I was in Sydney when the Olympics were staged in 2000. Puzzled Americans happily and freely explored the city streets hoping to find a kangaroo. Japanese tourists followed the opened and upheld umbrellas of their tour leaders, inspecting and appreciating every detail. And everyone found their way: the signage systems were more than four year in preparation and designing. They were branded components that helped spread the message of the Games incidentally, when they were caught in the backgrounds of still and moving film shots. But these well-laid plans, which ticked plenty of boxes, weren't necessarily what made the headlines.

What captured world attention was the personality of the event, and the touches that communicated it. For example, the policemen's caps. Yes, you read it correctly. The cops' caps!

Every police officer kept a map of Sydney under his or her cap, just in case a bewildered tourist needed directions. When this happened, officers would neatly raise their caps and offer a useful city map to the visitor, along with good advice. The thoughtful gesture made headlines in the New York Times, on The Today Show, and in USA Today. Journalists were really struck by the detail that they enjoyed first-hand. And why? Because it was genuine, authentic, and human.

And this is where China misses the boat—and the point. They may have made meticulous plans (painting mountains green, as rumors suggest, to disguise garbage with a "natural" hue; removing clouds so it doesn't rain during the Games), but a machine well-oiled by attention to detail is not necessarily a comfortable or functional one. Nothing in the Beijing PR arsenal has yet evoked the human picture of the host city and country. What it has achieved is international suspicion. And that veneer of international sensibility is splitting, weakened by its lack of human context.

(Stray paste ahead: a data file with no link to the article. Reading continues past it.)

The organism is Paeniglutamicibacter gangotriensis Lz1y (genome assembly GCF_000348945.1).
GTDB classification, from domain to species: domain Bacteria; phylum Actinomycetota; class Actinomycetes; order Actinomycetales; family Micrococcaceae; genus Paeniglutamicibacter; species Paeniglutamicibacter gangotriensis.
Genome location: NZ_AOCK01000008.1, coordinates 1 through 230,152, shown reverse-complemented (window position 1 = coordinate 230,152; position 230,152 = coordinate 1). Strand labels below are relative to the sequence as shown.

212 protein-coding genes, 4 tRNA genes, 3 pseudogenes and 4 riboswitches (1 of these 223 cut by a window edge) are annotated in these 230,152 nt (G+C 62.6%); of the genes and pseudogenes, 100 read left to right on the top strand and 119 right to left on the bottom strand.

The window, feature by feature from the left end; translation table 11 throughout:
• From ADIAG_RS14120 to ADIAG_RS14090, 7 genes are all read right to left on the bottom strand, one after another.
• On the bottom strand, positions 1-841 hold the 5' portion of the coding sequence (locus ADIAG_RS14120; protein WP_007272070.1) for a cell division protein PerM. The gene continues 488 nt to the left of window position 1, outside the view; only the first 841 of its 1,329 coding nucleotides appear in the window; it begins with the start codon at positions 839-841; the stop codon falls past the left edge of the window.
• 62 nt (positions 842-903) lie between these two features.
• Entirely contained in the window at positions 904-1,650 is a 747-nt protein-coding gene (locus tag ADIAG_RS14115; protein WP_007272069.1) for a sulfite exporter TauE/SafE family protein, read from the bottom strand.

For the Beijing Olympics to recover international goodwill, the committee and the authorities need to grasp and communicate the human dimension. And to communicate the human dimension, they need to tell human stories.

Stories bring concepts to life. China's PR blitz has managed to erect the stage, assemble the props, tune up the orchestra, and gather the actors. But it has failed to unite these essential elements with a manuscript. Beijing's PR badly needs some good storytellers and lots of creative energy to bring life, depth, passion, and authenticity to the world event.

I suppose that everything will be on time, seeing that the schedule box has probably been ticked. But precise scheduling is not the most meaningful measure of success.

Without a rapid injection of genuine, human stories into the Beijing Olympic experience, the Games are likely to show that it's possible for the operation to succeed but for the patient to die.

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ABOUT THE AUTHOR

Martin Lindstrom (www.martinlindstrom.com) is the author of Brand Child, BRAND sense, and Buyology (October 2008).